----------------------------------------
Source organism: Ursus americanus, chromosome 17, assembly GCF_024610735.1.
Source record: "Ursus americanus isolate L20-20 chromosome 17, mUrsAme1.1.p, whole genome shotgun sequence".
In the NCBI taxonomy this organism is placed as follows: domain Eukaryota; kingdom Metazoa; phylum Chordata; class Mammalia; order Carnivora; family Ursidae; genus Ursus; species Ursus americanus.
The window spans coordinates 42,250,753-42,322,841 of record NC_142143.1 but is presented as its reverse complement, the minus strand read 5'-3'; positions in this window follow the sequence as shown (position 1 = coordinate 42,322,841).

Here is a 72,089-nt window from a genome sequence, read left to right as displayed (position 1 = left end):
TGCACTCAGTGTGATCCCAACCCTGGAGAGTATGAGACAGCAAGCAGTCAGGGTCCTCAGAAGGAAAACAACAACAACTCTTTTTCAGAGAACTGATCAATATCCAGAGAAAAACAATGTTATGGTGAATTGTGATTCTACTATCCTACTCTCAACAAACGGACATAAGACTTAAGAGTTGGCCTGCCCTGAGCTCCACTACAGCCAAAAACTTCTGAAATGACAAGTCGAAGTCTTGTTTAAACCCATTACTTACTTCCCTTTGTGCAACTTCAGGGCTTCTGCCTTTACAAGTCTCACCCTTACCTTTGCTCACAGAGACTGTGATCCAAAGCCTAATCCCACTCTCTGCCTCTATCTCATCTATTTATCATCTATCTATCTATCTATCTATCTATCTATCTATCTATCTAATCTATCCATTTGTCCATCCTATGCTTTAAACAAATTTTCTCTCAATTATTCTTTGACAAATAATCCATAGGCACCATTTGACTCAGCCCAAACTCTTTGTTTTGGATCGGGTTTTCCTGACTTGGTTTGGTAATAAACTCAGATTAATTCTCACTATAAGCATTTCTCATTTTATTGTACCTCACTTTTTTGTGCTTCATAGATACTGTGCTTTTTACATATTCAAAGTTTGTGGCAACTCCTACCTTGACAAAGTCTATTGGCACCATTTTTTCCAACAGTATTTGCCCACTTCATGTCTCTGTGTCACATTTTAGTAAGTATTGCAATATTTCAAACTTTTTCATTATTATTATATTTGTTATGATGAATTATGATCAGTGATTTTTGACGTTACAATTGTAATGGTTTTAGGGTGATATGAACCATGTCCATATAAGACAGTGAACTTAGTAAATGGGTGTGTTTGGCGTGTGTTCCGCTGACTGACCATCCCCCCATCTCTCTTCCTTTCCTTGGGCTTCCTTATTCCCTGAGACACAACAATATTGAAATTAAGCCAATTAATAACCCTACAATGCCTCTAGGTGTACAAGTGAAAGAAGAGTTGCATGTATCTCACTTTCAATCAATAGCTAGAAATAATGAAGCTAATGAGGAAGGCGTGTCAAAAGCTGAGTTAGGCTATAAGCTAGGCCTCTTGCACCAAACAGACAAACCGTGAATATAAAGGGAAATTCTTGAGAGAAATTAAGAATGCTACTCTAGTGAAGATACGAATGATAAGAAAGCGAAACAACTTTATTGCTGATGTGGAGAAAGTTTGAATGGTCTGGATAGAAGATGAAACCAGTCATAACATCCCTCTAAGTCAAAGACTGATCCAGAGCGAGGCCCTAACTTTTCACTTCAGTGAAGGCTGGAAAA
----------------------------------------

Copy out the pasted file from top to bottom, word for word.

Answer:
Source organism: Ursus americanus, chromosome 17, assembly GCF_024610735.1.
Source record: "Ursus americanus isolate L20-20 chromosome 17, mUrsAme1.1.p, whole genome shotgun sequence".
In the NCBI taxonomy this organism is placed as follows: domain Eukaryota; kingdom Metazoa; phylum Chordata; class Mammalia; order Carnivora; family Ursidae; genus Ursus; species Ursus americanus.
The window spans coordinates 42,250,753-42,322,841 of record NC_142143.1 but is presented as its reverse complement, the minus strand read 5'-3'; positions in this window follow the sequence as shown (position 1 = coordinate 42,322,841).

Here is a 72,089-nt window from a genome sequence, read left to right as displayed (position 1 = left end):
TGCACTCAGTGTGATCCCAACCCTGGAGAGTATGAGACAGCAAGCAGTCAGGGTCCTCAGAAGGAAAACAACAACAACTCTTTTTCAGAGAACTGATCAATATCCAGAGAAAAACAATGTTATGGTGAATTGTGATTCTACTATCCTACTCTCAACAAACGGACATAAGACTTAAGAGTTGGCCTGCCCTGAGCTCCACTACAGCCAAAAACTTCTGAAATGACAAGTCGAAGTCTTGTTTAAACCCATTACTTACTTCCCTTTGTGCAACTTCAGGGCTTCTGCCTTTACAAGTCTCACCCTTACCTTTGCTCACAGAGACTGTGATCCAAAGCCTAATCCCACTCTCTGCCTCTATCTCATCTATTTATCATCTATCTATCTATCTATCTATCTATCTATCTATCTATCTAATCTATCCATTTGTCCATCCTATGCTTTAAACAAATTTTCTCTCAATTATTCTTTGACAAATAATCCATAGGCACCATTTGACTCAGCCCAAACTCTTTGTTTTGGATCGGGTTTTCCTGACTTGGTTTGGTAATAAACTCAGATTAATTCTCACTATAAGCATTTCTCATTTTATTGTACCTCACTTTTTTGTGCTTCATAGATACTGTGCTTTTTACATATTCAAAGTTTGTGGCAACTCCTACCTTGACAAAGTCTATTGGCACCATTTTTTCCAACAGTATTTGCCCACTTCATGTCTCTGTGTCACATTTTAGTAAGTATTGCAATATTTCAAACTTTTTCATTATTATTATATTTGTTATGATGAATTATGATCAGTGATTTTTGACGTTACAATTGTAATGGTTTTAGGGTGATATGAACCATGTCCATATAAGACAGTGAACTTAGTAAATGGGTGTGTTTGGCGTGTGTTCCGCTGACTGACCATCCCCCCATCTCTCTTCCTTTCCTTGGGCTTCCTTATTCCCTGAGACACAACAATATTGAAATTAAGCCAATTAATAACCCTACAATGCCTCTAGGTGTACAAGTGAAAGAAGAGTTGCATGTATCTCACTTTCAATCAATAGCTAGAAATAATGAAGCTAATGAGGAAGGCGTGTCAAAAGCTGAGTTAGGCTATAAGCTAGGCCTCTTGCACCAAACAGACAAACCGTGAATATAAAGGGAAATTCTTGAGAGAAATTAAGAATGCTACTCTAGTGAAGATACGAATGATAAGAAAGCGAAACAACTTTATTGCTGATGTGGAGAAAGTTTGAATGGTCTGGATAGAAGATGAAACCAGTCATAACATCCCTCTAAGTCAAAGACTGATCCAGAGCGAGGCCCTAACTTTTCACTTCAGTGAAGGCTGGAAAA